Jane smiled. “She was a
very smart woman. She had figured out that your life is pretty much
what you decide it is. She picked the right person to be and spent
the rest of her life being that person as hard as she could.”

It was true. Whatever had
happened to Jane’s mother in the first years of her life, it
had taught her something she never forgot. Whatever decisions she
needed to make were all behind her before Jake had met her. Henry had
a wife and Jane had a mother who could have come out of the
television shows of the time – house neat and clean, something
hot bubbling on the stove, and her looking fresh and crisp and

Jake watched her daughter
bustling around in the same house, and he unexpectedly had a vision
of the future. It wasn’t a vision he could take credit for. It
was more like a prophecy that he had merely overheard. She was busy
inventing Mrs. Carey McKinnon, the way her mother had invented Mrs.
Henry Whitefield. He guessed the perfect wife wouldn’t act the
same these days as she had thirty years ago.

On that score alone, he expected
that watching Jane over the next year or two would provide a
supplement to his education. And Jane wasn’t the same woman as
her mother. Henry had made sure she got raised in the old Seneca way,
where you didn’t waste much breath telling kids what to do, so
their self-reliance didn’t get stifled. God knew the
Whitefields had gotten a whopping return on that investment.

And Janie had a different order
of determination entirely. She had consciously chosen to do something
with the first part of her life that was more than heroic, because if
you saved somebody’s life once, that was bravery. When you did
it a hundred times, that was pure stubbornness. If she had now chosen
to be somebody else, the perfect wife, then letting your feet get in
her path on her way to it would be a good way to lose a foot. This
new person, this Jane McKinnon, was not going to be somebody you
faced down eye-to-eye.

He heard the sound of Carey
McKinnon’s tread on the front porch and looked down at him
through Jane’s window. Henry would have been pleased. Jake
could see Carey’s head beginning to shine through the thin,
sandy hair, so he was no kid anymore. Jake hoped he had enough sense
by now to understand the nature of the gift he had been given, but he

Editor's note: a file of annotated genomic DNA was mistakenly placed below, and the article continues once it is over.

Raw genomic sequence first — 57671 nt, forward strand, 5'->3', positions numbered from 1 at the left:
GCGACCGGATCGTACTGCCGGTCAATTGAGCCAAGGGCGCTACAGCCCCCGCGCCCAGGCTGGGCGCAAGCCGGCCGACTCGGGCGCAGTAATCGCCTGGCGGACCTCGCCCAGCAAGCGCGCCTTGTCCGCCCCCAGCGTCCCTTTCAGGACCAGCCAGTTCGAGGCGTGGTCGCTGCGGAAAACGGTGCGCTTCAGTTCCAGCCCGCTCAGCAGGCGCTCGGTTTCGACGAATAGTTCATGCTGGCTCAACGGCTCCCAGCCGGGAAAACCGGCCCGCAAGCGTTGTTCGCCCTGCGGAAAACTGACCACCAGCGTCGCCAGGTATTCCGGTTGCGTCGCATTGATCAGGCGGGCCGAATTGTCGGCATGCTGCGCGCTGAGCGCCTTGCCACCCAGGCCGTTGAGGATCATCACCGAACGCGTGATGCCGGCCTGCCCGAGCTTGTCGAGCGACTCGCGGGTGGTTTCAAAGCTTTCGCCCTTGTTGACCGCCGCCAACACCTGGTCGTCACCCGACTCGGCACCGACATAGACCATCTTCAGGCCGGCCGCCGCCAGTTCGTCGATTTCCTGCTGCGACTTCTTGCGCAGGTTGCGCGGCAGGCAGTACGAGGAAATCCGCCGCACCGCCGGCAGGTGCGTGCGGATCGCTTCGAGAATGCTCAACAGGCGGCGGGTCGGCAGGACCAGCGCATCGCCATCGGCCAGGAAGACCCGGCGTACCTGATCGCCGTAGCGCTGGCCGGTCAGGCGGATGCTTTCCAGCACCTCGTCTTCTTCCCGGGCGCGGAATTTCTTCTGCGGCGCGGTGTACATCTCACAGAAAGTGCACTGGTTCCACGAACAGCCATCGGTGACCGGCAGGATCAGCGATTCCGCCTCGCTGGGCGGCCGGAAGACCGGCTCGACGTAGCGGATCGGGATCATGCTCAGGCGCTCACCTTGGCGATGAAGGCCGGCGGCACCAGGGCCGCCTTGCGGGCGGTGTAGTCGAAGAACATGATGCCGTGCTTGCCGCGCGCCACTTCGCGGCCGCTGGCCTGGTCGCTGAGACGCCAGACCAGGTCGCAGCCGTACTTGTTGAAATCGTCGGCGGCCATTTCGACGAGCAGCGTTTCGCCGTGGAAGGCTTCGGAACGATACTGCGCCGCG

supposed he probably didn’t. It often seemed to Jake that
wisdom had settled on his own head like a wreath from heaven some
time around age sixty, after it was too late to do him much good and
was more of an irritation than a pleasure. He said, “Well, I’ve
got to move on, or the damned dandelions will get a foothold on my
lawn again and I’ll spend the whole summer on my knees digging
them out with a knife.”

“Good. I thought you were
just hanging around to get free medical advice.”

“Not me. I want mine duly
recorded in an office in front of witnesses so I can sue for
malpractice. See you, Mrs. McKinnon.”

“See you, Jake.”

Jake met Carey carrying boxes up
the stairs. “Take good care of her,” said Jake. “I’ll
tell you why at your fiftieth anniversary, if you’re not senile
by then.”

“Better write it down,
Jake. Don Herbick keeps calling me from his mortuary to ask about
your health. I say, ‘Not yet, Don. But keep the motor tuned

“I suspected you probably
worked closely with an undertaker, Dr. McKinnon. But I won’t
desert you now that you’ve got a wife to support.”

“It’s always good to
have your unqualified endorsement, Jake. I could hardly ask for
anybody more unqualified.”

“It’s a pleasure to
serve.” He walked out and closed the door.

Carey set the empty boxes on the
floor and put his arm around Jane. “He’s right about you.
When I walked in, I could hardly believe it. You actually married

She smiled, craned her neck, and
leaned back against his chest to give him a gentle kiss. “I’m
glad to know that you’re not here about a refund. But don’t
assume everything Jake has to say about me would make you happy. He’s
got no excuse left for illusions about women.” She stepped away
from him, picked up the dresses on hangers from the bed, and slipped
the hooks over his hand. “To business. Take these down and hang
them on the pole I’ve got across the back seat. Do not toss,
crumple, or otherwise render them unsuitable for wear. Then report
for further orders.”

He walked off down the hall and
clomped down the stairs. She looked around and began to pull things
out of her dresser drawers and put them into boxes. Carey came back
and stood in the doorway. “It just occurred to me,” he
said. “What are you going to do with this house? Sell it?”

BOOK: Shadow Woman
6.32Mb size Format: txt, pdf, ePub